Friday, October 21, 2011

No One Listens to Poor People, By Derwyn Bunton

No one listens to poor people. They listen to attorneys. As a child, I believed those two statements because I watched how people treated my family and others in our situation. It is why I became a public defender. The place of the public defender is to protect justice and fairness for those who cannot afford to purchase that protection. The mission of the Orleans Public Defenders is to provide high quality defense to people who qualify and it is my honor to be responsible for upholding that mission.

My office represents poor people. The definition of poor is not a mystery, and the process of a public defender being assigned to a case is likewise easy to describe because Louisiana took the time to define it in the law. Judges assign us after they determine a person is too poor to afford an attorney on their own. We do not shop for these cases.

When law and fairness demand it, we do fight – not to keep cases, but to insure justice. We fought for our client whose mother pawned her wedding ring so our client could get out and keep working. We fought for a man thrown in jail for not being able to afford a private attorney. We keep these cases and fight for our clients not because we make money for such a fight, but because it is the just and fair thing to do and the law tells us to do it. The amount of justice one receives should not depend on the amount of money in their pocket.

Our criminal justice system has made tremendous progress since hurricane Katrina brought justice to a standstill in New Orleans and highlighted deep systemic problems that existed for decades. The Orleans Public Defenders continues to play a central role in making sure fairness and balance are a part of justice in New Orleans.

We ask for resources so we can win the freedom of innocent men like Eugene Thomas, who spent eight years incarcerated before he had his day in court. We ask for resources to we can get children who are being assaulted out of jail and back into school and on the right track for making changes in their lives. We ask for resources so the mentally ill are not punished for their disabilities, but sent to receive the services they need. This is the daily work of a public defender in New Orleans and we do not have to look for opportunities to continue this good work; they are presented daily by an overburdened system.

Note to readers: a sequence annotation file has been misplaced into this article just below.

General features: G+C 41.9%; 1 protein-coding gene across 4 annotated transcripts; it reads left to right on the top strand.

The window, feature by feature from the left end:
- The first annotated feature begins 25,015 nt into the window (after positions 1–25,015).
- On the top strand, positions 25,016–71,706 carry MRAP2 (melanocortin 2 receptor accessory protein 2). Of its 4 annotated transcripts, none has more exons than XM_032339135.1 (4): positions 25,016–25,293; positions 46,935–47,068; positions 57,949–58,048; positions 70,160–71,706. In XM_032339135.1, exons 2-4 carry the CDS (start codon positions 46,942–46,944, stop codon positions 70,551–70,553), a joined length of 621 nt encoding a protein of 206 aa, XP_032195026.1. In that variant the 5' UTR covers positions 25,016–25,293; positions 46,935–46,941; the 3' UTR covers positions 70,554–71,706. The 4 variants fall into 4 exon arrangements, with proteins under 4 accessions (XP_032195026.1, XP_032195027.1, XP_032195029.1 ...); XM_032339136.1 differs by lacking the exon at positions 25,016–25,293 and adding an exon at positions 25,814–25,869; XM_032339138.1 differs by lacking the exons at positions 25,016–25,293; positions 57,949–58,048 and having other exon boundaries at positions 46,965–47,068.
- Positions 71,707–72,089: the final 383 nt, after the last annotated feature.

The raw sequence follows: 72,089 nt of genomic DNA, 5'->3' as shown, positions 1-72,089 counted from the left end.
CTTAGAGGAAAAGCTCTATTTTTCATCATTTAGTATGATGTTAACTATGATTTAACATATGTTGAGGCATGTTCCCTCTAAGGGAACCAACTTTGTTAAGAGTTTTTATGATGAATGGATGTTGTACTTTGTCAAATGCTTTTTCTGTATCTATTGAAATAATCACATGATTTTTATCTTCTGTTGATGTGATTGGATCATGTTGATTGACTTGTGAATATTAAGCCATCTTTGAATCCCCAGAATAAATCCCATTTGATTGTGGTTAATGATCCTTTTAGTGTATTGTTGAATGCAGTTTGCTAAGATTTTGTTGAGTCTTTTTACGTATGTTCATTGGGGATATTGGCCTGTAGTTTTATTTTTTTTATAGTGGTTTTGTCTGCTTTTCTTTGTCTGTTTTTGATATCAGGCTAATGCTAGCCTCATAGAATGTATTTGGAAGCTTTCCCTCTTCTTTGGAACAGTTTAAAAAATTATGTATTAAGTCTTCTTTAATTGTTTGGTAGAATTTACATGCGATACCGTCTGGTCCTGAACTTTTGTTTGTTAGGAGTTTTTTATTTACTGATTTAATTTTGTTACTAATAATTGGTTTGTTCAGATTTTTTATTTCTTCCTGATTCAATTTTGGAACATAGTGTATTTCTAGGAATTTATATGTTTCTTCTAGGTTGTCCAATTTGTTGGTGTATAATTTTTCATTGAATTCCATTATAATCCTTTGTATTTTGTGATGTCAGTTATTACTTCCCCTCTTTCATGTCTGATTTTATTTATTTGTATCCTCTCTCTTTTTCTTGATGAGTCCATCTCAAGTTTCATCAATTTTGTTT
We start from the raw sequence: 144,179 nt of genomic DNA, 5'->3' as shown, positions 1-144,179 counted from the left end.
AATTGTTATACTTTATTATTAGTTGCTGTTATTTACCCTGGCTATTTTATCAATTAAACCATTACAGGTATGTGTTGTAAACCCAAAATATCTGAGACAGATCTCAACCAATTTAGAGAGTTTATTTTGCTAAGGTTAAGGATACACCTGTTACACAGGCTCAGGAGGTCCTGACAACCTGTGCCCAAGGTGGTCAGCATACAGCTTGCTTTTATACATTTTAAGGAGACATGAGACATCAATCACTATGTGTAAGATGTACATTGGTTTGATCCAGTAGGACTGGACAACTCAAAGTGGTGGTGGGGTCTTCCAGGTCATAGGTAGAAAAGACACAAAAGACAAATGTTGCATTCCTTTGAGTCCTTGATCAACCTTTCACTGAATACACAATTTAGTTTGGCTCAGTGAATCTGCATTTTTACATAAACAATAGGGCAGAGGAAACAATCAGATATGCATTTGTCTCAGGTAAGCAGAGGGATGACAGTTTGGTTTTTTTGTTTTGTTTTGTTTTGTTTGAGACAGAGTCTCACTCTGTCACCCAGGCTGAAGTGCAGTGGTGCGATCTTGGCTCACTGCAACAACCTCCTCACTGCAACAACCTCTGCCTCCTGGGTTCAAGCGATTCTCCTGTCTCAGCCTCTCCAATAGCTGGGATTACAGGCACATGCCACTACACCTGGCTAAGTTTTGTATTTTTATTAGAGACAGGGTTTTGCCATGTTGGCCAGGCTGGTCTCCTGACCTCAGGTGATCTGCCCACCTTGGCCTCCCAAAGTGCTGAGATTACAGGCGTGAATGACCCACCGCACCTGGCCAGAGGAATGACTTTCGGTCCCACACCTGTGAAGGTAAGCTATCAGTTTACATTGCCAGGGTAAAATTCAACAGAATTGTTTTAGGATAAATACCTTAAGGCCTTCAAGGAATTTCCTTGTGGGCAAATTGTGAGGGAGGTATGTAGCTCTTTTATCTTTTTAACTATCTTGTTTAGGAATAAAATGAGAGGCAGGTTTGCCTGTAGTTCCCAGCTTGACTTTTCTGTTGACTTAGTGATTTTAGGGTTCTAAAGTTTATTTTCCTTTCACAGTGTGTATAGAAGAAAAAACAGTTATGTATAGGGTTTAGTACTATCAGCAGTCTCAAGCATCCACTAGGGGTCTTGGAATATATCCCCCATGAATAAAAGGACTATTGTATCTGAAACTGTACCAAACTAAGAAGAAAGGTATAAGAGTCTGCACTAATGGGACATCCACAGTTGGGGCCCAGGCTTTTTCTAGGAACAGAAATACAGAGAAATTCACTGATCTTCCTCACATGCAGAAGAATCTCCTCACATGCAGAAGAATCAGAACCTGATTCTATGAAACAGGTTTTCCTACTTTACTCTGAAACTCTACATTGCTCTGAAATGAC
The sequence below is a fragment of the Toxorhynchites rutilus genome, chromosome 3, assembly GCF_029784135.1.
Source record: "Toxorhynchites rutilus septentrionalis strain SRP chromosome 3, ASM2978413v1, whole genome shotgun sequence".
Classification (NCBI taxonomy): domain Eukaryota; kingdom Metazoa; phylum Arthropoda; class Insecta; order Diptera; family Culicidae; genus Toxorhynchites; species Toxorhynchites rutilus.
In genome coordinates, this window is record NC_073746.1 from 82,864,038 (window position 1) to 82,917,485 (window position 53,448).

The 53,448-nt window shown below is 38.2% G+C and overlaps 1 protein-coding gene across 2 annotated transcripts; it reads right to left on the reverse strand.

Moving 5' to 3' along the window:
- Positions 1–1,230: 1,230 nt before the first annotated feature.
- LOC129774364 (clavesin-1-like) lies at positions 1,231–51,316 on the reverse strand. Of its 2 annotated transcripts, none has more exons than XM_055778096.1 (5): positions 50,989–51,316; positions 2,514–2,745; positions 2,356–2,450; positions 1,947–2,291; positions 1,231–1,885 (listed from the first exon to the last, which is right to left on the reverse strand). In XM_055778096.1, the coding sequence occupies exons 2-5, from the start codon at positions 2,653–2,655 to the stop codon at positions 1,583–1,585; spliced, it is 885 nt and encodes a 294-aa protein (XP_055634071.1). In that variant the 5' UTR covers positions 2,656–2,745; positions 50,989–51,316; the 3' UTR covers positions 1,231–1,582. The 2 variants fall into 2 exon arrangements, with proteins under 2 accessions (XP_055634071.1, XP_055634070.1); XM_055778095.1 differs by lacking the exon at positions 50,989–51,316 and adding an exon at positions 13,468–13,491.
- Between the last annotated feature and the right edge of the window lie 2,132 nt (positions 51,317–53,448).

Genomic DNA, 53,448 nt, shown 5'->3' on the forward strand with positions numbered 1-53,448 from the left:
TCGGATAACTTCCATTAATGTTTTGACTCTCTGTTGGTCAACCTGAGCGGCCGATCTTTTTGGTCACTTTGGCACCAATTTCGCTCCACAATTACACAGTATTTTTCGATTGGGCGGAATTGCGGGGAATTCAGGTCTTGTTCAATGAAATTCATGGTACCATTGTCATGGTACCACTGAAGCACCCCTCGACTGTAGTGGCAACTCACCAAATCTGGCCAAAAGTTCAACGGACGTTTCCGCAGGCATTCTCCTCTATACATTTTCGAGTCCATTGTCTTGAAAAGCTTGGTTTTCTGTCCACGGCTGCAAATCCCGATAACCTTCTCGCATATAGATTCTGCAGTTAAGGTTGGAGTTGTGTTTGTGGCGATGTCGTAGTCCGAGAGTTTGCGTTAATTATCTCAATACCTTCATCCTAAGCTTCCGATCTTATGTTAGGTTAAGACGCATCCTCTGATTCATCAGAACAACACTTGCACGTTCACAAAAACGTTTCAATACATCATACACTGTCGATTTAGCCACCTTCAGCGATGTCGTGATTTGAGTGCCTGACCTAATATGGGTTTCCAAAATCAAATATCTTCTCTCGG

When my family was being evicted and our belongings were destroyed – cut into pieces – as they were thrown onto the street, I wanted someone to fight for us the way my staff fights for poor people today. I want every person in New Orleans, regardless of income, to know there is an office taking its responsibility to serve them seriously.

The enormous size of the justice system in New Orleans has created a funding crisis for my office. Even so, I promise the people of New Orleans we will not shirk our responsibility because unscrupulous individuals want us to break the law. We operate openly according to the law and we will not be intimidated into sacrificing our mission so people can try to make more money off of poor people. The Orleans Public Defenders will continue to meet that mission and protect justice and fairness in New Orleans to the best of our ability.

Derwyn Bunton is the Chief District Defender for Orleans Parish. He can be reached at

1 comment:

Arielle Schecter said...

Here's another one:

"Atlanta woman wrongly imprisoned for 53 days because of name mix-up"

"An Atlanta woman says she was mistakenly imprisoned for 53 days because police confused her for someone else with the same first name.

Teresa Culpepper says she called police to report that her truck had been stolen in August. But when they showed up at her home, they arrested her for aggravated assault committed by another Teresa.

'All she has is the same first name. The only descriptions that match are 'Teresa' and 'black female,'' Culpepper's attorney, Ashleigh Merchant told The Lookout. Culpepper, who is 47, didn't have the same address, birth date, height, or weight as the Teresa who was supposed to be arrested..."